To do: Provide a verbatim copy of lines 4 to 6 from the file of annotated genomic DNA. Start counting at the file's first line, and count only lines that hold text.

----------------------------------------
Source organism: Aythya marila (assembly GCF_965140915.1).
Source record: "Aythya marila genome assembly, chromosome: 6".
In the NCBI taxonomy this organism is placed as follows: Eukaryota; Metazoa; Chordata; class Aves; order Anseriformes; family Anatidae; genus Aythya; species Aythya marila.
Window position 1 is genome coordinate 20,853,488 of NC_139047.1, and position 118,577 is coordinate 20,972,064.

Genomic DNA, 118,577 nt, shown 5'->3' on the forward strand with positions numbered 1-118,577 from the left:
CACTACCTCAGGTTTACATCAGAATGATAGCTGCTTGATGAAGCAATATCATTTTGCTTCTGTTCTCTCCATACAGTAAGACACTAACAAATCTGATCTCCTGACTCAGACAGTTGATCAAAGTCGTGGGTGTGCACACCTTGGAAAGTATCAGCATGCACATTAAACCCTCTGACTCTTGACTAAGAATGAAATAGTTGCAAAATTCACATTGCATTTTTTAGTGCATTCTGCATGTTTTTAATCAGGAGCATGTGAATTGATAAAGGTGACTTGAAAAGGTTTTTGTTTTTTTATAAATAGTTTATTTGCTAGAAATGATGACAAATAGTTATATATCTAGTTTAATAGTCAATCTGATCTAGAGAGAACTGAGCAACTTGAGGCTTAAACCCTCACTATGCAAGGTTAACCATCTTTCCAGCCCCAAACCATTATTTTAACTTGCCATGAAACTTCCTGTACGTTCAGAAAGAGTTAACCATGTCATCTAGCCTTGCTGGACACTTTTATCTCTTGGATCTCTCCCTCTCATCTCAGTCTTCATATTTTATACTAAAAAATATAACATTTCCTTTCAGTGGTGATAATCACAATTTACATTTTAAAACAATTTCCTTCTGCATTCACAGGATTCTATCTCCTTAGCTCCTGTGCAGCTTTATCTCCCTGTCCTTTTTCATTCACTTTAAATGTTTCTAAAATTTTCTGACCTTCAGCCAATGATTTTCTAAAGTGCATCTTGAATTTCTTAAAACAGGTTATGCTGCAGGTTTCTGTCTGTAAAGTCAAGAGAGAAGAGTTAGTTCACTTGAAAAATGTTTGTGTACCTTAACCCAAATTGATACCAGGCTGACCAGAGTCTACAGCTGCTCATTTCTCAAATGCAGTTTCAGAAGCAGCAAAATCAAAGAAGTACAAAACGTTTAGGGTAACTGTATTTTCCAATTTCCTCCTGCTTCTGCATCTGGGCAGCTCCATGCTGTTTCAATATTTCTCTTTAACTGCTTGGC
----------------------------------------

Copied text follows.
Window position 1 is genome coordinate 20,853,488 of NC_139047.1, and position 118,577 is coordinate 20,972,064.

Genomic DNA, 118,577 nt, shown 5'->3' on the forward strand with positions numbered 1-118,577 from the left:
CACTACCTCAGGTTTACATCAGAATGATAGCTGCTTGATGAAGCAATATCATTTTGCTTCTGTTCTCTCCATACAGTAAGACACTAACAAATCTGATCTCCTGACTCAGACAGTTGATCAAAGTCGTGGGTGTGCACACCTTGGAAAGTATCAGCATGCACATTAAACCCTCTGACTCTTGACTAAGAATGAAATAGTTGCAAAATTCACATTGCATTTTTTAGTGCATTCTGCATGTTTTTAATCAGGAGCATGTGAATTGATAAAGGTGACTTGAAAAGGTTTTTGTTTTTTTATAAATAGTTTATTTGCTAGAAATGATGACAAATAGTTATATATCTAGTTTAATAGTCAATCTGATCTAGAGAGAACTGAGCAACTTGAGGCTTAAACCCTCACTATGCAAGGTTAACCATCTTTCCAGCCCCAAACCATTATTTTAACTTGCCATGAAACTTCCTGTACGTTCAGAAAGAGTTAACCATGTCATCTAGCCTTGCTGGACACTTTTATCTCTTGGATCTCTCCCTCTCATCTCAGTCTTCATATTTTATACTAAAAAATATAACATTTCCTTTCAGTGGTGATAATCACAATTTACATTTTAAAACAATTTCCTTCTGCATTCACAGGATTCTATCTCCTTAGCTCCTGTGCAGCTTTATCTCCCTGTCCTTTTTCATTCACTTTAAATGTTTCTAAAATTTTCTGACCTTCAGCCAATGATTTTCTAAAGTGCATCTTGAATTTCTTAAAACAGGTTATGCTGCAGGTTTCTGTCTGTAAAGTCAAGAGAGAAGAGTTAGTTCACTTGAAAAATGTTTGTGTACCTTAACCCAAATTGATACCAGGCTGACCAGAGTCTACAGCTGCTCATTTCTCAAATGCAGTTTCAGAAGCAGCAAAATCAAAGAAGTACAAAACGTTTAGGGTAACTGTATTTTCCAATTTCCTCCTGCTTCTGCATCTGGGCAGCTCCATGCTGTTTCAATATTTCTCTTTAACTGCTTGGC